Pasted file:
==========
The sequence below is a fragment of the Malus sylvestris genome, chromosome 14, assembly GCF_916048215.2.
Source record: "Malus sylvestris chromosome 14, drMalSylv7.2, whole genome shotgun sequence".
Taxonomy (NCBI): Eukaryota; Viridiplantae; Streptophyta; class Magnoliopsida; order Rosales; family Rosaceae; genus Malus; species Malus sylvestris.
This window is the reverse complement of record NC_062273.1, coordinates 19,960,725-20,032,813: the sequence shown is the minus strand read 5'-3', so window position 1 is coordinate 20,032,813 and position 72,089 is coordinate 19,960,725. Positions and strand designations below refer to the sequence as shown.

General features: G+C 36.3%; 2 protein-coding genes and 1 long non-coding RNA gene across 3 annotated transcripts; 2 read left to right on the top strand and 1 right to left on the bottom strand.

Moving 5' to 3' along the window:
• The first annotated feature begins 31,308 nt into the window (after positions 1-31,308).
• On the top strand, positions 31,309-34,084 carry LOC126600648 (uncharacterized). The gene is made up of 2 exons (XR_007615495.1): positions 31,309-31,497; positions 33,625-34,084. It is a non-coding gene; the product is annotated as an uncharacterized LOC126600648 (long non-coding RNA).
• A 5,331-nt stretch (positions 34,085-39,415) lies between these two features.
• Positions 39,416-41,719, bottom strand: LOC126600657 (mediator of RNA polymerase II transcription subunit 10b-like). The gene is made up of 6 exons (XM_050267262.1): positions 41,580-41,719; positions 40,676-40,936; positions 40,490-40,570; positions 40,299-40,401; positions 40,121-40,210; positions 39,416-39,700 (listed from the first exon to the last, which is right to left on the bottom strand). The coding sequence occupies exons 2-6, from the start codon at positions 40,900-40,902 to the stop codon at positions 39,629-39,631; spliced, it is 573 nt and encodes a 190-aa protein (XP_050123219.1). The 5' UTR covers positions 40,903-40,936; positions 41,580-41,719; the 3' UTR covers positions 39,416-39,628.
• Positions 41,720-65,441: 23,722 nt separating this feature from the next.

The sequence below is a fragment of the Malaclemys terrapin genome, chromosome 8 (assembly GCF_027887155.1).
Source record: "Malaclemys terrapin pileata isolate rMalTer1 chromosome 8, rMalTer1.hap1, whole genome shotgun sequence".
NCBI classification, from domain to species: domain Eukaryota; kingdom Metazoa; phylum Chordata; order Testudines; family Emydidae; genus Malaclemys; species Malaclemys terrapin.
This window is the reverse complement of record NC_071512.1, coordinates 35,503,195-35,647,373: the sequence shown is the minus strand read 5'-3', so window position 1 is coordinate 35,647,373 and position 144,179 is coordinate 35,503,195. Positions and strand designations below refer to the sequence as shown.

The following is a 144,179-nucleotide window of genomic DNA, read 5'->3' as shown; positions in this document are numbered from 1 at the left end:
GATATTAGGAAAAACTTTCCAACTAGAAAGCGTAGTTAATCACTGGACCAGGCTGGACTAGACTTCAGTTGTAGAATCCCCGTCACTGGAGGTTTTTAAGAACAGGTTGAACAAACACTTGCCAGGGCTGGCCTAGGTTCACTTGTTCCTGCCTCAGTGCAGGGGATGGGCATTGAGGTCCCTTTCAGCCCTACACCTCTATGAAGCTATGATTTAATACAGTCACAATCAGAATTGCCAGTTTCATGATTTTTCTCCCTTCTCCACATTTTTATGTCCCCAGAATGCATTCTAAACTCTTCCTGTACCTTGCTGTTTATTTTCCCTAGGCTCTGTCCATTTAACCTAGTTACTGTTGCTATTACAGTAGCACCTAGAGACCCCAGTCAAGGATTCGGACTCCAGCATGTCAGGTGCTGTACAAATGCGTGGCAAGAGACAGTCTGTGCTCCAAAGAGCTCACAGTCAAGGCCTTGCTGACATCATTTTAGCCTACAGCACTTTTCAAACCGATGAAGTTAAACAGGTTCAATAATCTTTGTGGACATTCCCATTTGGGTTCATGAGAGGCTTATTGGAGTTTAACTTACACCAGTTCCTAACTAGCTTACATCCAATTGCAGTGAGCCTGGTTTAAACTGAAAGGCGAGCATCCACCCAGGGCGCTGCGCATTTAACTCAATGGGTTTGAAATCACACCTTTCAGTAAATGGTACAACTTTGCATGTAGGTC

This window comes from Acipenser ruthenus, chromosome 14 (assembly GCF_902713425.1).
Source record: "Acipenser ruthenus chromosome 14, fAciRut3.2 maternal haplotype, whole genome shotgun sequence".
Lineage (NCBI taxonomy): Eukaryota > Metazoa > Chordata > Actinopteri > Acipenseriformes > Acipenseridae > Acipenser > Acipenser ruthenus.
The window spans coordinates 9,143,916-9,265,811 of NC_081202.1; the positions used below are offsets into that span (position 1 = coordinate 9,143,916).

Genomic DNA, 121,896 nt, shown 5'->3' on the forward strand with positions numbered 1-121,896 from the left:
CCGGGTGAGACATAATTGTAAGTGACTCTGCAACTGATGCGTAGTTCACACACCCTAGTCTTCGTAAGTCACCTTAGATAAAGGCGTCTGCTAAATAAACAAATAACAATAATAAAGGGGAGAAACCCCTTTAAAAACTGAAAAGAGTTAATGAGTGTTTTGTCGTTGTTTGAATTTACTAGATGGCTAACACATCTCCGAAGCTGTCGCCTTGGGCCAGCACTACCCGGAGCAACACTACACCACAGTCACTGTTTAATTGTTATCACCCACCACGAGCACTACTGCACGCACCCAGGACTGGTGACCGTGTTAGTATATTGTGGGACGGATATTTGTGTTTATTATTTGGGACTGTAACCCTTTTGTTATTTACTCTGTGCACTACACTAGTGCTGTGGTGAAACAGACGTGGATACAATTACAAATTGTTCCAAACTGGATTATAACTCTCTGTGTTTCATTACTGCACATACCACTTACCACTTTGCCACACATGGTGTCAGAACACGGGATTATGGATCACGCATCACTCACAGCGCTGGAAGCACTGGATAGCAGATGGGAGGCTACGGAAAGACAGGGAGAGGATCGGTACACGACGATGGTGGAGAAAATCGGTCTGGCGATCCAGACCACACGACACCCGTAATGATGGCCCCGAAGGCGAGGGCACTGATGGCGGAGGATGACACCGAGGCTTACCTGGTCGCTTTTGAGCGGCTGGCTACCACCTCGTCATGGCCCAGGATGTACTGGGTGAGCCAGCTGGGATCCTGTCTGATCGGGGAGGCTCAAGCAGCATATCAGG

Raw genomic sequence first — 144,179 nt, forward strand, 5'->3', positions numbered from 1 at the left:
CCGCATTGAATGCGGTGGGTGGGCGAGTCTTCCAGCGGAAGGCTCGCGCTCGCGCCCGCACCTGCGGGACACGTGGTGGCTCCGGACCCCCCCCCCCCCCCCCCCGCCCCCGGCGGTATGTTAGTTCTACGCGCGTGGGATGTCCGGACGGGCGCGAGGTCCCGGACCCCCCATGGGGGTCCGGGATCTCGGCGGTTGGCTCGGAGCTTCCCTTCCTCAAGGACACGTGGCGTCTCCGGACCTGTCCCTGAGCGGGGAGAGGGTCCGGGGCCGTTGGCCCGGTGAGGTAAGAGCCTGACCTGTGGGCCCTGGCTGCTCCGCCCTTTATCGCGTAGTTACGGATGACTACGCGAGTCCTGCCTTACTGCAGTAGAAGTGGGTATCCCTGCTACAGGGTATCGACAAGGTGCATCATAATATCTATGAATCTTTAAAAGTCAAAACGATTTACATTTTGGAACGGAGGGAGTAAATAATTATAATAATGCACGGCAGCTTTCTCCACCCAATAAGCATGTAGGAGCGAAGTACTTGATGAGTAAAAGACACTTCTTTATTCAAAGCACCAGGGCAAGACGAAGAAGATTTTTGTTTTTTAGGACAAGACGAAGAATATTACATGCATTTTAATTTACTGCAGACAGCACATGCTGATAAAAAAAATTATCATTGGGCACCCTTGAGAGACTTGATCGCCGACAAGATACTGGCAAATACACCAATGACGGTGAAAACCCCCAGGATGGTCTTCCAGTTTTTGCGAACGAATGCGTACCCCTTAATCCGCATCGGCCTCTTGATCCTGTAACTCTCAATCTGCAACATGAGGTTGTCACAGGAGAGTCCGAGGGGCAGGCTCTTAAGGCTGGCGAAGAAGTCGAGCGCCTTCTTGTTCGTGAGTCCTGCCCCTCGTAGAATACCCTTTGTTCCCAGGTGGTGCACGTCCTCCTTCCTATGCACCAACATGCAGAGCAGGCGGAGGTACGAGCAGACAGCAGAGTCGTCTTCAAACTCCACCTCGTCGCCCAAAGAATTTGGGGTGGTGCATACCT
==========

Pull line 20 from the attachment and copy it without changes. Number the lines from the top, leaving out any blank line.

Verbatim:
Lineage (NCBI taxonomy): Eukaryota > Metazoa > Chordata > Actinopteri > Acipenseriformes > Acipenseridae > Acipenser > Acipenser ruthenus.